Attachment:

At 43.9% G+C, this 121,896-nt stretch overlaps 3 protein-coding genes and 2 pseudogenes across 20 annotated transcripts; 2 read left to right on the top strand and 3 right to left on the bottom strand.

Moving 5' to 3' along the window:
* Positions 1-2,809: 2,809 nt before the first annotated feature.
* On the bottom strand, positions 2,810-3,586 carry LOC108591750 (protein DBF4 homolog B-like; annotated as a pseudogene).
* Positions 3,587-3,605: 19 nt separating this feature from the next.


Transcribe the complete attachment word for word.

At 43.9% G+C, this 121,896-nt stretch overlaps 3 protein-coding genes and 2 pseudogenes across 20 annotated transcripts; 2 read left to right on the top strand and 3 right to left on the bottom strand.

Moving 5' to 3' along the window:
* Positions 1-2,809: 2,809 nt before the first annotated feature.
* On the bottom strand, positions 2,810-3,586 carry LOC108591750 (protein DBF4 homolog B-like; annotated as a pseudogene).
* Positions 3,587-3,605: 19 nt separating this feature from the next.